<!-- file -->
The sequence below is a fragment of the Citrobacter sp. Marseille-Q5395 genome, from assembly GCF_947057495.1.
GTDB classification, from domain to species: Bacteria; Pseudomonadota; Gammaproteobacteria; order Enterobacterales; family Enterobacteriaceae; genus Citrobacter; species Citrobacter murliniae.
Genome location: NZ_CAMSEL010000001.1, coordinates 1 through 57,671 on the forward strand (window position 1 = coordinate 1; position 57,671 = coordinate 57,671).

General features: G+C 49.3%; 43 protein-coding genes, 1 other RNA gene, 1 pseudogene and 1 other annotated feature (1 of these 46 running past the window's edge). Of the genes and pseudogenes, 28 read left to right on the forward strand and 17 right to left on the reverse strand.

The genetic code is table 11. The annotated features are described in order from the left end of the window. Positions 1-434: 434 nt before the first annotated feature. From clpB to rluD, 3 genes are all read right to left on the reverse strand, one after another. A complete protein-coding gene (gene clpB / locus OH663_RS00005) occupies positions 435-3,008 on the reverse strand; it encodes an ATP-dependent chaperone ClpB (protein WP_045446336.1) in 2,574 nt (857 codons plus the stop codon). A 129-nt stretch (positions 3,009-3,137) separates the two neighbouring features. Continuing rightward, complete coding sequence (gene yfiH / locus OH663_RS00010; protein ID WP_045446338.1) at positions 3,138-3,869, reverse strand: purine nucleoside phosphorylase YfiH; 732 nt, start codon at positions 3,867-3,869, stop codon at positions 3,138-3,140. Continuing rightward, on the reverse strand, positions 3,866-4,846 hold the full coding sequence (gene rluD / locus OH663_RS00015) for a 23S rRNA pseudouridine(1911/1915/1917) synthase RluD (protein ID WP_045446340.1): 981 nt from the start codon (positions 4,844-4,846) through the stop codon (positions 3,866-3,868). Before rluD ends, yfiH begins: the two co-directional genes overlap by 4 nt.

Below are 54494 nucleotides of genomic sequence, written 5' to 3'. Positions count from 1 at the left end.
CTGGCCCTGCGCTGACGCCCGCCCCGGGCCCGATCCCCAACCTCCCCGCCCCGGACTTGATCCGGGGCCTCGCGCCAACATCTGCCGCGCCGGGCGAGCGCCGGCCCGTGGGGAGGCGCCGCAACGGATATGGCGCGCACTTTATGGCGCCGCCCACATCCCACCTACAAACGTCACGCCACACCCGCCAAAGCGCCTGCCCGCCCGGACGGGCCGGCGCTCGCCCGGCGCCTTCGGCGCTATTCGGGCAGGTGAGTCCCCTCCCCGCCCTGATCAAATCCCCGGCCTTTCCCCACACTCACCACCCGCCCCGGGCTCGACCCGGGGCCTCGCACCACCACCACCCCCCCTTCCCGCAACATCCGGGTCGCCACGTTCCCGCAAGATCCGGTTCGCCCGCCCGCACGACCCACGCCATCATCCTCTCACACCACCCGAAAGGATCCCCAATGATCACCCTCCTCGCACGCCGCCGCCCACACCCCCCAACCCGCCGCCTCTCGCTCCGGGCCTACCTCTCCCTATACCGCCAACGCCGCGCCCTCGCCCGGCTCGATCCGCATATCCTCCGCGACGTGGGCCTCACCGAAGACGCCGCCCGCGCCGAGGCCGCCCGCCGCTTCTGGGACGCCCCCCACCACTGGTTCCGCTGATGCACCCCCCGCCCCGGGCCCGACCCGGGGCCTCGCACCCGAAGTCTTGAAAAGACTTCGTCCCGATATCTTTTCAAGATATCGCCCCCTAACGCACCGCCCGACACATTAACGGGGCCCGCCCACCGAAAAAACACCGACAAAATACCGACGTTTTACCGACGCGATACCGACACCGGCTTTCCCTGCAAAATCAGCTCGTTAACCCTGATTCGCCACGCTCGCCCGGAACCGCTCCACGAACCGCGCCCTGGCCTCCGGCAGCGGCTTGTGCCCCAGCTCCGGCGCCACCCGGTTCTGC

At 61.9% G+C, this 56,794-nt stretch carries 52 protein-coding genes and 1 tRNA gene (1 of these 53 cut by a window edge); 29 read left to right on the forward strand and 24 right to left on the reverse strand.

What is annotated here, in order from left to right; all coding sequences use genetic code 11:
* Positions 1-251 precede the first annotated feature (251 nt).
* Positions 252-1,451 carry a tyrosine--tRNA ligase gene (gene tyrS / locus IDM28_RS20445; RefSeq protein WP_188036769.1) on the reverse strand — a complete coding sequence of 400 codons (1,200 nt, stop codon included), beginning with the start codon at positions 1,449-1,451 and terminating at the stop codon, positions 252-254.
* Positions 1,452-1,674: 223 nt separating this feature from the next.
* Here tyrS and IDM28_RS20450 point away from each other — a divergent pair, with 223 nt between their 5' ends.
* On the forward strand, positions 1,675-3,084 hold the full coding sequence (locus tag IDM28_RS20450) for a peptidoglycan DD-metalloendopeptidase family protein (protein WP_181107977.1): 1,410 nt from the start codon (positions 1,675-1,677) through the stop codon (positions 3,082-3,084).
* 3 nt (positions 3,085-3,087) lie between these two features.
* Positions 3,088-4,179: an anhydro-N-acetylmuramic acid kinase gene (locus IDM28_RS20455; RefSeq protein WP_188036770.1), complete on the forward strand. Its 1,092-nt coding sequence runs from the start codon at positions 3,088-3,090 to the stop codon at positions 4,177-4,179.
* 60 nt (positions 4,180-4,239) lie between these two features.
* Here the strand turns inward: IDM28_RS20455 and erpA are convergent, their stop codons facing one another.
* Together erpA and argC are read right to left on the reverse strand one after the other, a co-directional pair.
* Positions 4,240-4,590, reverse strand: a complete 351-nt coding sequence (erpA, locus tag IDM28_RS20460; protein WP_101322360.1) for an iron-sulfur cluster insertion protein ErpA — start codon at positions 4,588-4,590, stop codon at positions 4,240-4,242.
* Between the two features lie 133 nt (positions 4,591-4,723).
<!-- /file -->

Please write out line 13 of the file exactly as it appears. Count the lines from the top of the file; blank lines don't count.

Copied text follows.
* Here tyrS and IDM28_RS20450 point away from each other — a divergent pair, with 223 nt between their 5' ends.